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Courage to be yourself

Rankin Inlet Pride parade growing ‘exponentially’
Roughly 70 people of all ages took part in the Pride walk in Rankin Inlet. Stewart Burnett/NNSL photo

For Chase Irniruluk Powell, being part of the Pride parade is about showing that it’s okay to be ‘out.’

“In the past we haven’t had much exposure to he LGBTQ2S community, so there are a lot of people who are very shy to it, very against it, so our goal was to gather as much Rankinmiut and guests as we could and to show that we’re proud of who we are and that its okay to be out as part of the LGBT community,” said Powell, who’s lived in Rankin Inlet since 2007.

“I think we’ve done that today. We’ve had so many people here who are proud to show their support, so many people who are openly out as gay or trans or whatever.”

Roughly 70 people attended the parade on a very hot and sunny Saturday, June 11. That’s more than double last year’s parade, as support is growing ‘exponentially’ according to Powell.

Powell, who is openly gay, said joining the Pride committee was about inspiring other people to be who they are.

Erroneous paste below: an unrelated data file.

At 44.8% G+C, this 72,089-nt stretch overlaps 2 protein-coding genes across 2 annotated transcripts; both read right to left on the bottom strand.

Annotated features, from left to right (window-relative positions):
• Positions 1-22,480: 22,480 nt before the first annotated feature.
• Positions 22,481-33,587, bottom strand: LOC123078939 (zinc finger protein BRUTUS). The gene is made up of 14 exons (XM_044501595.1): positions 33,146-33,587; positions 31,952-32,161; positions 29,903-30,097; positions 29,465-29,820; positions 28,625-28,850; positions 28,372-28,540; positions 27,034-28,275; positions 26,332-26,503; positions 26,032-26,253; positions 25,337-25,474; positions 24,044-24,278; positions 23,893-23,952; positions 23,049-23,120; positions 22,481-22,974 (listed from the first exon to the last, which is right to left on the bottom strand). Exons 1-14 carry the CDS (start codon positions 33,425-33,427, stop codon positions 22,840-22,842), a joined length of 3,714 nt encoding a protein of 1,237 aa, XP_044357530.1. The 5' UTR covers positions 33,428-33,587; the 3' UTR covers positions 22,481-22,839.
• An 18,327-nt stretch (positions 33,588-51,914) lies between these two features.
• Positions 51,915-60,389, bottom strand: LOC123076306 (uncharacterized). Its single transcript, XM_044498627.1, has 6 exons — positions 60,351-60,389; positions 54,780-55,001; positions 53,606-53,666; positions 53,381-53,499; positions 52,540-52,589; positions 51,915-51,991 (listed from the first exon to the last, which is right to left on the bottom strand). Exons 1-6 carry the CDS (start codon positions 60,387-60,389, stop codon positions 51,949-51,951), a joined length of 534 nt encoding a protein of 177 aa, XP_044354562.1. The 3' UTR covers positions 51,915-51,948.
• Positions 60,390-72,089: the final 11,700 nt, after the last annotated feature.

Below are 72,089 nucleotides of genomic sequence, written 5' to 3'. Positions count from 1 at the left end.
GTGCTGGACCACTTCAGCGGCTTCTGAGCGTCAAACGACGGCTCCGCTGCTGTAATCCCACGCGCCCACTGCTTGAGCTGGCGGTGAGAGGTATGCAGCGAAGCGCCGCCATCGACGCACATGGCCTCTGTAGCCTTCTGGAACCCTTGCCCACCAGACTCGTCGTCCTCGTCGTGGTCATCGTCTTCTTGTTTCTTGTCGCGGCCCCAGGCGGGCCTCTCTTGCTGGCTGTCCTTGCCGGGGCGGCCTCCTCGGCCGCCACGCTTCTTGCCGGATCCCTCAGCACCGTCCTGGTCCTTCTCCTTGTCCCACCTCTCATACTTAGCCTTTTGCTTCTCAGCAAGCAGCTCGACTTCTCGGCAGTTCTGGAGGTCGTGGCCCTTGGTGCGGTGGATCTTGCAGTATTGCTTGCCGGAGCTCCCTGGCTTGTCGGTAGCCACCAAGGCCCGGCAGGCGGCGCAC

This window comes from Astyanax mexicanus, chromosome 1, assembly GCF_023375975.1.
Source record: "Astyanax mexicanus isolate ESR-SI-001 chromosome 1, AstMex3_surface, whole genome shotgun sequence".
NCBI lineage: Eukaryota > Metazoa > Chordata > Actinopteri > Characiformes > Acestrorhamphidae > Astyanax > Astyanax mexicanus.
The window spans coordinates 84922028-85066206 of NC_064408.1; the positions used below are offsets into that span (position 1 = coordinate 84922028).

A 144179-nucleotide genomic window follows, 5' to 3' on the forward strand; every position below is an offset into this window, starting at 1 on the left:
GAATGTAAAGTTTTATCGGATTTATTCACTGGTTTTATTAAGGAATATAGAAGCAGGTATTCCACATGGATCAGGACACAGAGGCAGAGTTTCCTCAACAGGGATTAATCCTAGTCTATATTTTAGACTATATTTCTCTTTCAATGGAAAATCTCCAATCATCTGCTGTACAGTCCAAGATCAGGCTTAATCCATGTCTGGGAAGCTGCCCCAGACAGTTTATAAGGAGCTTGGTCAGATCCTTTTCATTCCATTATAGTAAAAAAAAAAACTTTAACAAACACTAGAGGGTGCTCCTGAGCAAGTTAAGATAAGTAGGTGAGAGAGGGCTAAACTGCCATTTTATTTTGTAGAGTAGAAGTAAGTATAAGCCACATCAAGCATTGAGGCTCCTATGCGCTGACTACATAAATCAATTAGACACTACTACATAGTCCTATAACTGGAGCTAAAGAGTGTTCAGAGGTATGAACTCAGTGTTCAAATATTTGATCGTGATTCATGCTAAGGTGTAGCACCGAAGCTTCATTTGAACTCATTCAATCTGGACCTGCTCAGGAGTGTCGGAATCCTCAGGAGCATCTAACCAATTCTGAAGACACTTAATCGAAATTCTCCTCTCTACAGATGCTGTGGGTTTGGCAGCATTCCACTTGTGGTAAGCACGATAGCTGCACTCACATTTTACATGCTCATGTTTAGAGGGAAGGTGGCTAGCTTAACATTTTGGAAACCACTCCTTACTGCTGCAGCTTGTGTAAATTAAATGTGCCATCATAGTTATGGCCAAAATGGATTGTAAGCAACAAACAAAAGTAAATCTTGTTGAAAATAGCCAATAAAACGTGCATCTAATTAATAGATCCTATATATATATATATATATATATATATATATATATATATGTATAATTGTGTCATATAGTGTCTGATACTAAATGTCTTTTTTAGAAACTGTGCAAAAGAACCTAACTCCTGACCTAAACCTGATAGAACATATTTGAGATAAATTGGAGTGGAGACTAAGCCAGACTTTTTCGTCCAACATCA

“In this community, in this day and age you can be whoever you are,” he said. “You shouldn’t be afraid of what other people think.”

When Powell first started expressing himself through the use of makeup and how he dressed, he got backlash from some people in the community.

“But now when I go out, it’s very normalized, with me personally,” said Powell. “People aren’t staring as much as they used to, people aren’t saying comments as much as they used to. I can definitely feel a big change toward the better with the scene in Rankin Inlet.”

His philosophy for people who don’t like his Facebook posts or the way he looks: “That’s your opinion, that’s up to you to deal with, I’m going to be me.”

When asked what advice he would give someone who is not comfortable being out yet, Powell said the biggest thing is just the passage of time.

“My advice is it feels difficult right now and it feels scary right now, but with time comes perfection,” he said. “You’ll find the courage, you’ll find the people you’re comfortable with. Honestly, it’s kind of like a waiting game.”

Rhea Eecherk waves Pride flags during the walk. Stewart Burnett/NNSL photo
Senna Oolooyuk helps lead the Pride parade through Rankin Inlet. Stewart Burnett/NNSL photo
Andrew Nordman shoots a bubble gun at the camera. Stewart Burnett/NNSL photo
Chase Irniruluk Powell speaks during the introduction to the Pride walk. Stewart Burnett/NNSL photo